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When to Pay for On-Call Time

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Q. When do we have to count “on-call” time as hours worked? —L.G., California

A. The U.S. Labor Department says you have to pay for on-call time if the employee isn't able to use that time “effectively for his own purposes.” That phrase hinges on the type of restrictions you place on on-call employees and how often they're actually called to work.

For example, a federal court in your state recently said that a mechanic's on-call time should not be counted as hours worked because he was required to be available only by phone, was not required to stay at the work site or at home, and he responded to an average of only six calls per year.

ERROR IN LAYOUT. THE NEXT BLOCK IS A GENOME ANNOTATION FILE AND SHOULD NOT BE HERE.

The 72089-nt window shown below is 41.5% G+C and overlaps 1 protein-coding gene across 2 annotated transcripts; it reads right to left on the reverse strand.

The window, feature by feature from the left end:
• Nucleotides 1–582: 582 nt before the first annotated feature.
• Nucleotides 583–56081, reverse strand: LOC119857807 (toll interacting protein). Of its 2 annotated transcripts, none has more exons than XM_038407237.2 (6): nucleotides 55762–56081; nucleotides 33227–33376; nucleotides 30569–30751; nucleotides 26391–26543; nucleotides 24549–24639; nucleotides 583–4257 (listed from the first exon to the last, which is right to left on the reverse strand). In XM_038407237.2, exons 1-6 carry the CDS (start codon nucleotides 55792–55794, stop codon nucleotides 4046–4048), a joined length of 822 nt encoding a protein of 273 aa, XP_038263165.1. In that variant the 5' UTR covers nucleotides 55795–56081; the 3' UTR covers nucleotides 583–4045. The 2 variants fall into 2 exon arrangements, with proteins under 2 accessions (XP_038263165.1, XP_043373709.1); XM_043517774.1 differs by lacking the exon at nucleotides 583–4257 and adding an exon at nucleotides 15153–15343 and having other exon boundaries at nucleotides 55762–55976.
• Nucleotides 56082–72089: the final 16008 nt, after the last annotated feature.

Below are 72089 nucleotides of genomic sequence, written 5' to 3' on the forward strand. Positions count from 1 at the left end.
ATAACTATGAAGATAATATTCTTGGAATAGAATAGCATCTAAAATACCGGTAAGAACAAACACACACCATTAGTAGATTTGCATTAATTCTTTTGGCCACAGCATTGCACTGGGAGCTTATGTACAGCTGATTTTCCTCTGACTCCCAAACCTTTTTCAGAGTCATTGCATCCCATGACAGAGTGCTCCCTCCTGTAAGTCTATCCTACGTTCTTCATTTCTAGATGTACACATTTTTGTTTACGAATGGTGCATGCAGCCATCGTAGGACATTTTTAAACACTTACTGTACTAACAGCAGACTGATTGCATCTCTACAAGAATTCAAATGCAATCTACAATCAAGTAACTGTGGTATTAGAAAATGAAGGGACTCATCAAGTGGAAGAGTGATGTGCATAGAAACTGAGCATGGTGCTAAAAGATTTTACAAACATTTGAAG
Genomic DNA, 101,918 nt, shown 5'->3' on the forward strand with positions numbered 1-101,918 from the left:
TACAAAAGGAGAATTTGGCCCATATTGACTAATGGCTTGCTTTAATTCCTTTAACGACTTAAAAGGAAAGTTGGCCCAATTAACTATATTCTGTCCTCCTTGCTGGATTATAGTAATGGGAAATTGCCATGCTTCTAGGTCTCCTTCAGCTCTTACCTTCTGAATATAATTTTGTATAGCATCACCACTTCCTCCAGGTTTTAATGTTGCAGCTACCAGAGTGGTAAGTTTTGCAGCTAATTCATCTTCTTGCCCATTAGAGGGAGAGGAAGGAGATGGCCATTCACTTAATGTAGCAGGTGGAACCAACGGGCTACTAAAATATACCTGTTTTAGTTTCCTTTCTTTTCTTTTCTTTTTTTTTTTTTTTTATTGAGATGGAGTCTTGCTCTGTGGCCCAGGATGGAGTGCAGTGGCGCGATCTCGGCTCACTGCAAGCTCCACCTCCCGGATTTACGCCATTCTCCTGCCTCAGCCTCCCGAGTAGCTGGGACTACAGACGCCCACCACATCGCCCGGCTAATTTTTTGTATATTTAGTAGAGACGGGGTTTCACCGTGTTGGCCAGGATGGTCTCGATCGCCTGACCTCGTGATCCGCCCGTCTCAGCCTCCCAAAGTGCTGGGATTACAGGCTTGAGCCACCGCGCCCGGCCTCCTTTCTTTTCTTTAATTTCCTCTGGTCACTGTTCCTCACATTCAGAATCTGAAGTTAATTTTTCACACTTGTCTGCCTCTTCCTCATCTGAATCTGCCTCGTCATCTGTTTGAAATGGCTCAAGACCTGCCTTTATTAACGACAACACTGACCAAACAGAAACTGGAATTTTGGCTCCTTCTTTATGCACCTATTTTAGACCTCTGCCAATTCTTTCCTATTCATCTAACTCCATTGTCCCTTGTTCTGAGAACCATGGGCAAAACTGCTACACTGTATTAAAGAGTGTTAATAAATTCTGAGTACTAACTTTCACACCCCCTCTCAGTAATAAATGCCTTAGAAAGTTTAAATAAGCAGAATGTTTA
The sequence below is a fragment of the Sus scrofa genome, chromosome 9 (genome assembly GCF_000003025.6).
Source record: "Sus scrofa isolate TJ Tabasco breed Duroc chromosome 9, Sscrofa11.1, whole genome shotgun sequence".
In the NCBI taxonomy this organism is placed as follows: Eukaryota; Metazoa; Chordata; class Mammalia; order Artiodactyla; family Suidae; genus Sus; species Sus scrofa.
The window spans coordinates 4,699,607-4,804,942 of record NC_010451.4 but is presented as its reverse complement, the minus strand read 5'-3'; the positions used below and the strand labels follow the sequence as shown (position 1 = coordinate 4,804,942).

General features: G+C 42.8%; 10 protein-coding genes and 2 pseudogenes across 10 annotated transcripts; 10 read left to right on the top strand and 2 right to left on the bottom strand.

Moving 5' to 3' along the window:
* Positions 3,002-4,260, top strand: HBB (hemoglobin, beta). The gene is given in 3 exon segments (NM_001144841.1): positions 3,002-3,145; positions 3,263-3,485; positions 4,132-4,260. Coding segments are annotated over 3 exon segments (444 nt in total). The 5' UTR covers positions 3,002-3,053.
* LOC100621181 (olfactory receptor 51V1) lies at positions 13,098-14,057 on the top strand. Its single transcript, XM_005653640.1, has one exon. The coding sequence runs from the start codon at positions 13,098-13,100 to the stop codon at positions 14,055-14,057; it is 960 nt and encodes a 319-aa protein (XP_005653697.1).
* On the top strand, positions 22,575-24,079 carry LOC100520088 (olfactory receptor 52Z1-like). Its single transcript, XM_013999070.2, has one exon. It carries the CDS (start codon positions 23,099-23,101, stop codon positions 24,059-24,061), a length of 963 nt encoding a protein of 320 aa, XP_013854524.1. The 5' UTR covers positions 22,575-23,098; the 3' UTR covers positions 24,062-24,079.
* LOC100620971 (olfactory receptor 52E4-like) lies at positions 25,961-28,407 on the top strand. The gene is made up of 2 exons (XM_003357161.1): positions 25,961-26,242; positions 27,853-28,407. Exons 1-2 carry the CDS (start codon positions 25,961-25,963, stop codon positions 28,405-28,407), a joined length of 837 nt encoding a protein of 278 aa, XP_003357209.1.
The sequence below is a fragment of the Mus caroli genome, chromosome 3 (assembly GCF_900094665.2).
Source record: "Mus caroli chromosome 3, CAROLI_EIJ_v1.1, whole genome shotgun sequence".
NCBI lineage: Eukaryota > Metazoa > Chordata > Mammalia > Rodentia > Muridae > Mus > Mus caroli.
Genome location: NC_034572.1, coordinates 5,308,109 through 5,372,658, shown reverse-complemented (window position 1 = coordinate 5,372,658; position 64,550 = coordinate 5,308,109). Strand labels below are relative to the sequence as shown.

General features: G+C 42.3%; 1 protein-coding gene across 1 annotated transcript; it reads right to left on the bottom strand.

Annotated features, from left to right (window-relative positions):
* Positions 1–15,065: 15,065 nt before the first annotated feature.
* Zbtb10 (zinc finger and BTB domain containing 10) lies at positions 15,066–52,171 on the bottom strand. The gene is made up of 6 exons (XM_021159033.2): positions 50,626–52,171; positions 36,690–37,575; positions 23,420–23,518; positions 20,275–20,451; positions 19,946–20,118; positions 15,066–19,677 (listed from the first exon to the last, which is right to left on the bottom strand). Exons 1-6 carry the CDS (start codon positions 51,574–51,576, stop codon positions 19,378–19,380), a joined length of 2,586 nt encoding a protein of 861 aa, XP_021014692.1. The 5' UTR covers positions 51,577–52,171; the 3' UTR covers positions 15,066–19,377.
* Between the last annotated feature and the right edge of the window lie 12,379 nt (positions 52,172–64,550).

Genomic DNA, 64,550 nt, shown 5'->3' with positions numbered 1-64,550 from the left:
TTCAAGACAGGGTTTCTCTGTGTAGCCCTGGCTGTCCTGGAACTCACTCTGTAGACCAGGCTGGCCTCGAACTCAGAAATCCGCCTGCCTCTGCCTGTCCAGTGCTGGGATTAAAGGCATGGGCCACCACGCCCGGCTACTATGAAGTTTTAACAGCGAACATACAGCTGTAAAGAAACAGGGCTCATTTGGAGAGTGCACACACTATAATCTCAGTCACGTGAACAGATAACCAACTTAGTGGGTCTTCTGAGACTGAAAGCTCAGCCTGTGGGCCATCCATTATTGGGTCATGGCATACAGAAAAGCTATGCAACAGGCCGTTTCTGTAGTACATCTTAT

By contrast, if you ask on-call workers to remain in a certain location, respond to a call within a few minutes, or you call them frequently for work, the on-call time is compensable.

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